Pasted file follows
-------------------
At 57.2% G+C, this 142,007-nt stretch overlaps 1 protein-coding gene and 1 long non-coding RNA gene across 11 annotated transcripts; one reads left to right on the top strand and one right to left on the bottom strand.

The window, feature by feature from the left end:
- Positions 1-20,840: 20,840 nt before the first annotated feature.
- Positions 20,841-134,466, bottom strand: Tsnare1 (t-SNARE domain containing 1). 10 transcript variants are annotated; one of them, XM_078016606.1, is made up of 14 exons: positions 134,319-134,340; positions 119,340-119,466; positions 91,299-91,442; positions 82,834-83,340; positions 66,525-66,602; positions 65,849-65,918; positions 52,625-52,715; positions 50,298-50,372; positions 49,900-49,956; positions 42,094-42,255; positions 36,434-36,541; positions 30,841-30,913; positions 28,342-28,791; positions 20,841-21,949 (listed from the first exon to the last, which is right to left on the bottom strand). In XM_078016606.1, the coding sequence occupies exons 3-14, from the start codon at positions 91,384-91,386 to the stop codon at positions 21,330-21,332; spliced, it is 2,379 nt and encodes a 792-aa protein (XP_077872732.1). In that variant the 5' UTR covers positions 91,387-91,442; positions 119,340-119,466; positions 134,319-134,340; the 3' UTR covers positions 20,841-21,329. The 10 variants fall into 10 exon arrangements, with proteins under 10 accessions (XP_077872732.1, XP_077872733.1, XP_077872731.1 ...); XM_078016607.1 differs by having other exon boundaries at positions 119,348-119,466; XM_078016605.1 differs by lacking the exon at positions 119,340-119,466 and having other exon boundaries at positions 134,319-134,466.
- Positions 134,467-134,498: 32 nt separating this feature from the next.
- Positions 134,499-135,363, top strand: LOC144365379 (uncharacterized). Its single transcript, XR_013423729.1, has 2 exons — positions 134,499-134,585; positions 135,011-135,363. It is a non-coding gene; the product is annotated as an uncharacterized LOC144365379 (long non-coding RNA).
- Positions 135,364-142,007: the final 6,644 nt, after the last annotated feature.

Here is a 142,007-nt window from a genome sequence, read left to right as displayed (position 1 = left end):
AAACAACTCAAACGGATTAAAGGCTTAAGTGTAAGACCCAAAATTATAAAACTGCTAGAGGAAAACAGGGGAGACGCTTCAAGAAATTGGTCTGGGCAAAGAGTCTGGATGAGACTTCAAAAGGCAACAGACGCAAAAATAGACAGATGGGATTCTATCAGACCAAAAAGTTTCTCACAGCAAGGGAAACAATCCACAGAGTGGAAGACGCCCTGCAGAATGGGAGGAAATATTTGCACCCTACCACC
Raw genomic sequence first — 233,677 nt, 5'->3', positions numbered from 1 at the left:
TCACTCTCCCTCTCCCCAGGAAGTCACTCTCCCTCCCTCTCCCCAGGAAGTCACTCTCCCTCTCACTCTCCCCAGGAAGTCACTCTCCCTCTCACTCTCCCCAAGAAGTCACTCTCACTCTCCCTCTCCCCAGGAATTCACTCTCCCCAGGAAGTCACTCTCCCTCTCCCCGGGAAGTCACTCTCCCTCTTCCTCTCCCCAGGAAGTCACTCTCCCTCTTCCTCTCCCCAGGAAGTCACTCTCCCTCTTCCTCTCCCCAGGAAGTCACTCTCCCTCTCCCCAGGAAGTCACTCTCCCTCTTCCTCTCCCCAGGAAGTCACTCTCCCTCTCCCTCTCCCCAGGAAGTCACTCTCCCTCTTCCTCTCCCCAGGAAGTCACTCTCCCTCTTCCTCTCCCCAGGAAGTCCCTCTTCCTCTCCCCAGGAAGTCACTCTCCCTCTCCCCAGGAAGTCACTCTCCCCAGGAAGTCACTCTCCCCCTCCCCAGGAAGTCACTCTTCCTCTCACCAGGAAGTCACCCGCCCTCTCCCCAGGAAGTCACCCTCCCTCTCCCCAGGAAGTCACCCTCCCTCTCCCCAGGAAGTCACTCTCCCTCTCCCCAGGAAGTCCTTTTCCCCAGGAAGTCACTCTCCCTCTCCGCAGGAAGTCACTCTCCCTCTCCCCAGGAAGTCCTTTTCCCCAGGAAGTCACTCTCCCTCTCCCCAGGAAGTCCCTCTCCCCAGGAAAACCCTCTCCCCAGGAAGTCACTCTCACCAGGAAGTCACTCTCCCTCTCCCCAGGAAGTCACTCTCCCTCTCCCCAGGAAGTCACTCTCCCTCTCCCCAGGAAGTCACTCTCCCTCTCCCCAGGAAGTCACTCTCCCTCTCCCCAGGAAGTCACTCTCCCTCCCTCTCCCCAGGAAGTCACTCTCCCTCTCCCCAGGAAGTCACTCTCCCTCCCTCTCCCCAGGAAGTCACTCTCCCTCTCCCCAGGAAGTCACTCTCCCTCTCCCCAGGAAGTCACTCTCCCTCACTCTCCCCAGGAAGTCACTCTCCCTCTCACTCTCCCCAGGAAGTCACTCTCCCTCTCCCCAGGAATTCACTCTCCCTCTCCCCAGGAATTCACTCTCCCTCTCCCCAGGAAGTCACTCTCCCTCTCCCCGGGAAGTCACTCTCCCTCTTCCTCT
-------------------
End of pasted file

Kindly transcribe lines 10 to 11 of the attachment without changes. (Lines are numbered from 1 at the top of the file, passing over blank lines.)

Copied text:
Raw genomic sequence first — 233,677 nt, 5'->3', positions numbered from 1 at the left:
TCACTCTCCCTCTCCCCAGGAAGTCACTCTCCCTCCCTCTCCCCAGGAAGTCACTCTCCCTCTCACTCTCCCCAGGAAGTCACTCTCCCTCTCACTCTCCCCAAGAAGTCACTCTCACTCTCCCTCTCCCCAGGAATTCACTCTCCCCAGGAAGTCACTCTCCCTCTCCCCGGGAAGTCACTCTCCCTCTTCCTCTCCCCAGGAAGTCACTCTCCCTCTTCCTCTCCCCAGGAAGTCACTCTCCCTCTTCCTCTCCCCAGGAAGTCACTCTCCCTCTCCCCAGGAAGTCACTCTCCCTCTTCCTCTCCCCAGGAAGTCACTCTCCCTCTCCCTCTCCCCAGGAAGTCACTCTCCCTCTTCCTCTCCCCAGGAAGTCACTCTCCCTCTTCCTCTCCCCAGGAAGTCCCTCTTCCTCTCCCCAGGAAGTCACTCTCCCTCTCCCCAGGAAGTCACTCTCCCCAGGAAGTCACTCTCCCCCTCCCCAGGAAGTCACTCTTCCTCTCACCAGGAAGTCACCCGCCCTCTCCCCAGGAAGTCACCCTCCCTCTCCCCAGGAAGTCACCCTCCCTCTCCCCAGGAAGTCACTCTCCCTCTCCCCAGGAAGTCCTTTTCCCCAGGAAGTCACTCTCCCTCTCCGCAGGAAGTCACTCTCCCTCTCCCCAGGAAGTCCTTTTCCCCAGGAAGTCACTCTCCCTCTCCCCAGGAAGTCCCTCTCCCCAGGAAAACCCTCTCCCCAGGAAGTCACTCTCACCAGGAAGTCACTCTCCCTCTCCCCAGGAAGTCACTCTCCCTCTCCCCAGGAAGTCACTCTCCCTCTCCCCAGGAAGTCACTCTCCCTCTCCCCAGGAAGTCACTCTCCCTCTCCCCAGGAAGTCACTCTCCCTCCCTCTCCCCAGGAAGTCACTCTCCCTCTCCCCAGGAAGTCACTCTCCCTCCCTCTCCCCAGGAAGTCACTCTCCCTCTCCCCAGGAAGTCACTCTCCCTCTCCCCAGGAAGTCACTCTCCCTCACTCTCCCCAGGAAGTCACTCTCCCTCTCACTCTCCCCAGGAAGTCACTCTCCCTCTCCCCAGGAATTCACTCTCCCTCTCCCCAGGAATTCACTCTCCCTCTCCCCAGGAAGTCACTCTCCCTCTCCCCGGGAAGTCACTCTCCCTCTTCCTCT